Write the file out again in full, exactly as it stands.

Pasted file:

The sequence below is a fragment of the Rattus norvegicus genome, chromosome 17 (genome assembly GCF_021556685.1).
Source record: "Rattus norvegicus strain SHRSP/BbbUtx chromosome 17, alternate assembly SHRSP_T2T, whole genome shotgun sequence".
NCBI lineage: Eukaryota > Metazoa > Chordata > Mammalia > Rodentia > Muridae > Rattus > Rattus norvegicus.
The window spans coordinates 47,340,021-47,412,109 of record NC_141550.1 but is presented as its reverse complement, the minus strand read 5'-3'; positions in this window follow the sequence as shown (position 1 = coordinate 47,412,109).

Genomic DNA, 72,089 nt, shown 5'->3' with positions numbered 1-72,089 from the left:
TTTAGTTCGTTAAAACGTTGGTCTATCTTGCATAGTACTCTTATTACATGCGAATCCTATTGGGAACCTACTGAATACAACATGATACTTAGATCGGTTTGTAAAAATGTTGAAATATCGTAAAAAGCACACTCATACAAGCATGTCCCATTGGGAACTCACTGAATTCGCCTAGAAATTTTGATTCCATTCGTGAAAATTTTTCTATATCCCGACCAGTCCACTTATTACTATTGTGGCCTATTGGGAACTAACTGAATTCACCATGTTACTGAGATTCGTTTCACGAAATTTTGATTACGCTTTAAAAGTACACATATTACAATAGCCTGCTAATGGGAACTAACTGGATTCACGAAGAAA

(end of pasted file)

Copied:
The sequence below is a fragment of the Rattus norvegicus genome, chromosome 17 (genome assembly GCF_021556685.1).
Source record: "Rattus norvegicus strain SHRSP/BbbUtx chromosome 17, alternate assembly SHRSP_T2T, whole genome shotgun sequence".
NCBI lineage: Eukaryota > Metazoa > Chordata > Mammalia > Rodentia > Muridae > Rattus > Rattus norvegicus.
The window spans coordinates 47,340,021-47,412,109 of record NC_141550.1 but is presented as its reverse complement, the minus strand read 5'-3'; positions in this window follow the sequence as shown (position 1 = coordinate 47,412,109).

Genomic DNA, 72,089 nt, shown 5'->3' with positions numbered 1-72,089 from the left:
TTTAGTTCGTTAAAACGTTGGTCTATCTTGCATAGTACTCTTATTACATGCGAATCCTATTGGGAACCTACTGAATACAACATGATACTTAGATCGGTTTGTAAAAATGTTGAAATATCGTAAAAAGCACACTCATACAAGCATGTCCCATTGGGAACTCACTGAATTCGCCTAGAAATTTTGATTCCATTCGTGAAAATTTTTCTATATCCCGACCAGTCCACTTATTACTATTGTGGCCTATTGGGAACTAACTGAATTCACCATGTTACTGAGATTCGTTTCACGAAATTTTGATTACGCTTTAAAAGTACACATATTACAATAGCCTGCTAATGGGAACTAACTGGATTCACGAAGAAA